Scratching your head right about now? Then you’ve never lived in Stars Hollow, Connecticut.

That’s right, a show that’s been off the air for nearly as long as it was on (it ran from 2000-2007) remains nestled in the hearts of fans to this day.

Although she was eager to talk about her book, Graham graciously satisfied the audience’s “Gilmore” cravings, not unlike Lorelai’s coffee addiction. Please, Lauren, please, please, please? We need our Gilmore. In a vat. Or we stop doing the standing and the walking and the words putting into sentence doing.

Graham recalled that her favorite scenes were the infamous obligation dinners at the Gilmore house (but deep down you just knew the Gilmore girls wanted to be there), particularly the ones in which Lorelai’s mother, Emily (played by Kelly Bishop) was angry with her. Graham did recall that those scenes were particularly grueling to shoot because they had to be reshot at multiple camera angles.

“And the food was always terrible,” she recalled. (Apparently, Liliana kept putting walnuts in the salad. Or Consuela put sugar on the grapefruit.)

Graham is also, like many “Gilmore” fans, partial to the Chilton years.

“I loved those earlier years,” she gushed, “the first couple years!”

Graham admitted that in the early days of filming “Gilmore,” she was too happy to have been hired for a gig to realize that Stars Hollow was something special.

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May 24th, 2013

News that Parenthood would not only be renewed for a fifth season, but a proper 22-episode fifth season, was met with applause — and naturally some tears — in the ETonline offices.

But now that it’s also been confirmed Jason Ritter’s new pilot, Us & Them co-starring Alexis Bledel, scored a pick-up at Fox, I began to wonder what was next for Sarah Braverman, played by New York Times Best-Selling Author, Lauren Graham!

Luckily I had the chance to find out, straight from the star herself, what season five might entail for Sarah when I caught up with Graham at NBC’s Fall Upfront last week! Not only did we talk about Sarah’s latest bedroom upgrade, but it turns out Lauren’s quest to snag one of Rory Gilmore’s ex-boyfriends is still very much on the agenda! Watch!

Parenthood will return Thursdays at 10 p.m. this fall on NBC.


May 18th, 2013

Lauren Graham

Lauren Graham talks about her acting career and about writing her first novel. New York Times reporter Andrew Revkin talks about having a stroke nearly two years ago. Jared Cohen, director of Google Ideas and a former advisor to both Condoleezza Rice and Hillary Clinton, talks about how new technologies are making us re-evaluate all corners of public and private life.


May 5th, 2013

Lauren recently sat down with USA Today to discuss her new novel Someday, Someday, Maybe.

NEW YORK — The dining room at Sardi’s, the legendary Broadway restaurant, is “beautiful, with burgundy walls and little yellow shaded lamps on all the tables,” just like actress Lauren Graham describes it in her debut novel.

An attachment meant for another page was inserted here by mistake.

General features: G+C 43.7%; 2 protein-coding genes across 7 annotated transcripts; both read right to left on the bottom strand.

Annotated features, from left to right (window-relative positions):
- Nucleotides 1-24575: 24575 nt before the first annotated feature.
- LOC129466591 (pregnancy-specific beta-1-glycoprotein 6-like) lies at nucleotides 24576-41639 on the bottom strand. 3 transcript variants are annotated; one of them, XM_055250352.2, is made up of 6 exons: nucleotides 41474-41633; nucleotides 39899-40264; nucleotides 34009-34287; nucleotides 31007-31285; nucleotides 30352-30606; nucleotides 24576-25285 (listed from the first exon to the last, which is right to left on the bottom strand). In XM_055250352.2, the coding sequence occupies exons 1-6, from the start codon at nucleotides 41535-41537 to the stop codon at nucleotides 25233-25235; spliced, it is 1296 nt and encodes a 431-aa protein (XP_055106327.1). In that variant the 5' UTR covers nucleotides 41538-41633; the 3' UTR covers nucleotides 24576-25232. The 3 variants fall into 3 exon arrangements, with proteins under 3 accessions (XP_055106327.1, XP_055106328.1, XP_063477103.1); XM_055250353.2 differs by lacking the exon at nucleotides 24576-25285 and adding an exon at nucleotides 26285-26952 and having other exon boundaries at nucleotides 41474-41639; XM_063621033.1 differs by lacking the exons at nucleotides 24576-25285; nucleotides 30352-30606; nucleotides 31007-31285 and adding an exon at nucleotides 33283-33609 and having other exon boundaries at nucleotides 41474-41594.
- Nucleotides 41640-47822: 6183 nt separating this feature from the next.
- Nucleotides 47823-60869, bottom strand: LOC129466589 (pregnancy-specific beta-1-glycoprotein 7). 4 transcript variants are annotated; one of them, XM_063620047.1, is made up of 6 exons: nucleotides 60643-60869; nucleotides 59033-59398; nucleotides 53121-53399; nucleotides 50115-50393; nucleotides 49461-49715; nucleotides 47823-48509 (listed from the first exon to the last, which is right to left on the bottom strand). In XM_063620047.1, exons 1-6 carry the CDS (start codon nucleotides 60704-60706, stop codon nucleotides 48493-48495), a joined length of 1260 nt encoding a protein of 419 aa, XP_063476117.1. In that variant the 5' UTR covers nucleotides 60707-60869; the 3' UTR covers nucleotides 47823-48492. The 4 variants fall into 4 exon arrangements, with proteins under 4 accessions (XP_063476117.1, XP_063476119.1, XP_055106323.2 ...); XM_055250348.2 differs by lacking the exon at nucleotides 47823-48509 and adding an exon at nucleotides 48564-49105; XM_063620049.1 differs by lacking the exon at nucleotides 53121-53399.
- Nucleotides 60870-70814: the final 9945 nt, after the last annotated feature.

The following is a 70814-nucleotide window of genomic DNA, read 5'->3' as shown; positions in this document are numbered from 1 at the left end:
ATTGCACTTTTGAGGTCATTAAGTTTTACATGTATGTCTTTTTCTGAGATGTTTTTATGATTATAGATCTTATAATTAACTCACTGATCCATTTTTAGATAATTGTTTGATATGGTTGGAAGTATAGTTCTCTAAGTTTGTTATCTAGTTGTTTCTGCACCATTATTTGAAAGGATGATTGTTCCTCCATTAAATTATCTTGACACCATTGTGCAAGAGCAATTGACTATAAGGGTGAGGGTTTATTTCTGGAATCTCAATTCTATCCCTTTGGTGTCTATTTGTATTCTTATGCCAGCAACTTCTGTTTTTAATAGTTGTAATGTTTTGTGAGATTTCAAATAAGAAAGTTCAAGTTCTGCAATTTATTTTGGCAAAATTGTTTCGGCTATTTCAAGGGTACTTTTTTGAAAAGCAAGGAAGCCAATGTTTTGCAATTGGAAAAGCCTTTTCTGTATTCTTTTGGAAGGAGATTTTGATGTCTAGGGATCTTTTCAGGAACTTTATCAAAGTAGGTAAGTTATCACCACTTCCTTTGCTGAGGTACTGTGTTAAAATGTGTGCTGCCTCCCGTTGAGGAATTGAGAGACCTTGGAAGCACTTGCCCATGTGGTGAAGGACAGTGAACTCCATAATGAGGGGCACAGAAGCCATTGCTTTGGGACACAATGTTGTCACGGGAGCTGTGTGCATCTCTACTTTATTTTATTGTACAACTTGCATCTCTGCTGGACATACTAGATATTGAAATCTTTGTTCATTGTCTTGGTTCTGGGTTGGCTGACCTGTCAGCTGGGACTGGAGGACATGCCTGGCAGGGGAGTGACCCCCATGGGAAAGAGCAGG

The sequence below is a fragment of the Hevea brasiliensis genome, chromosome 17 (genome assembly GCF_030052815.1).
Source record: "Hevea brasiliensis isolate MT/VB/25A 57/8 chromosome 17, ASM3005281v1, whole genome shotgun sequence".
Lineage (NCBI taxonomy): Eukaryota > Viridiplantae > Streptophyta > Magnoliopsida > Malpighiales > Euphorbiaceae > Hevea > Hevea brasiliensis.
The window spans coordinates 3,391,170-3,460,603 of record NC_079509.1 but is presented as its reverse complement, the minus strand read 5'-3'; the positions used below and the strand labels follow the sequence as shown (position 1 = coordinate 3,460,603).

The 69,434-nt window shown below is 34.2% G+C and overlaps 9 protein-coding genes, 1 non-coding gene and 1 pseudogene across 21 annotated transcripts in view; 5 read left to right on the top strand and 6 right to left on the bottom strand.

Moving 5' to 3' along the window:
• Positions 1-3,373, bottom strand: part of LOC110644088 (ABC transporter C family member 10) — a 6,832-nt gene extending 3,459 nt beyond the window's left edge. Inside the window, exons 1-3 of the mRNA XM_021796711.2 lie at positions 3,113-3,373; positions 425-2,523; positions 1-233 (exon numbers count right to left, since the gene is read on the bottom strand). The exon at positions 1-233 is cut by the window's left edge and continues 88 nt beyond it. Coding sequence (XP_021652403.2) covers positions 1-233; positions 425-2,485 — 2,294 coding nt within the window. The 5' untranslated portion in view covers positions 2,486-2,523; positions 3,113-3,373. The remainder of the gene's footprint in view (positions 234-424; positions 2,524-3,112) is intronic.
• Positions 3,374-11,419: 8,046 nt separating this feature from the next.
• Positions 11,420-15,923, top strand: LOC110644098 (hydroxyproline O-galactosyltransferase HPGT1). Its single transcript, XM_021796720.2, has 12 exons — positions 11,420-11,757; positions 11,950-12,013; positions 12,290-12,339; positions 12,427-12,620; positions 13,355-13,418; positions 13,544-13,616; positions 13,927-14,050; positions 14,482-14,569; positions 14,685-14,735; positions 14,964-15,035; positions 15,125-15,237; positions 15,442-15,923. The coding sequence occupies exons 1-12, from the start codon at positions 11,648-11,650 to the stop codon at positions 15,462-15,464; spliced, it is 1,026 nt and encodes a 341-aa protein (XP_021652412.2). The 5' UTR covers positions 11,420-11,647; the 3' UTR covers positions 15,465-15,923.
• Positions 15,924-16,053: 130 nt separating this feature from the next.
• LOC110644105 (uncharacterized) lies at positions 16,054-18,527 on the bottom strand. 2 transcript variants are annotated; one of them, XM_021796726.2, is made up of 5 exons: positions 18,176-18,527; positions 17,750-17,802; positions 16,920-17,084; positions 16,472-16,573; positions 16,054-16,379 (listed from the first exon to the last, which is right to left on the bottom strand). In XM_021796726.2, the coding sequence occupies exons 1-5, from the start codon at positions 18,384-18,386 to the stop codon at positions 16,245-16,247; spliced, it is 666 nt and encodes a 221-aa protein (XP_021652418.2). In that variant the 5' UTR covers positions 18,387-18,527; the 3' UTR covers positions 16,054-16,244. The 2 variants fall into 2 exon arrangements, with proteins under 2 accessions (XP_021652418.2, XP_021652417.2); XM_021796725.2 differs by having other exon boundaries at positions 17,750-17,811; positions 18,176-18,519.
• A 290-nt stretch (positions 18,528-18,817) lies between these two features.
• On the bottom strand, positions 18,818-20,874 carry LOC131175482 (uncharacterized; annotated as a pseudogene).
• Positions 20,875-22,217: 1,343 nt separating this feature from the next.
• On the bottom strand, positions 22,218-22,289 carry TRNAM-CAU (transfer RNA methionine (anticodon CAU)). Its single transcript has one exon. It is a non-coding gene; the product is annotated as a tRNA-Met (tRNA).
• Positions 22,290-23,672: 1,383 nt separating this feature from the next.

In a scene in “Someday, Someday, Maybe” (Ballantine), Graham’s narrator, a 26-year-old aspiring actress, finds Sardi’s menu “extravagantly expensive” and the atmosphere “intimidating.”

In real life, Graham, 46, doesn’t mention the cost of her chicken Caesar salad ($22.50) and seems at home lunching at Sardi’s. A cartoon drawing of her is on the wall, amid hundreds of other celebrity caricatures.

Graham is best known for two TV series, “Gilmore Girls” and “Parenthood,” yet it was her role in a 2009 Broadway revival of the musical “Guys and Dolls” — as Adelaide, the perennial fiancée — that earned her a place on Sardi’s walls. “One of those dreams,” she says, “and then, it happens.”

She’s here to talk about her novel, which is about the improbable dreams of making it as an actor. Graham began writing it two years ago, after finding herself “with the time and room to do something else.” She had neither during her breakout role as a hip mom in “Gilmore Girls.” “That really launched my career,” she says, “but the hours were just insane, 12, 14 hours, day after day.”

The just-renewed “Parenthood,” in which she plays a divorced mom of two who moves back in with her parents, is less demanding. “It’s more of an ensemble. I work maybe three days a week.”

Set in 1995, Graham’s novel traces a year in the life of Franny Banks, who’s funny but insecure. Graham calls it a “girly book” that will appeal more to women than men. “It’s about emotions and there’s no sports, to cite a cliché.”

Graham says her novel is only loosely based on her own career. Like her narrator, Graham waitressed in a comedy club and shared a Brooklyn apartment.

She now “lives wherever I’m working,” but has an apartment in Manhattan and a house in Los Angeles she shares with her boyfriend, actor Peter Krause, who plays her older brother in “Parenthood.”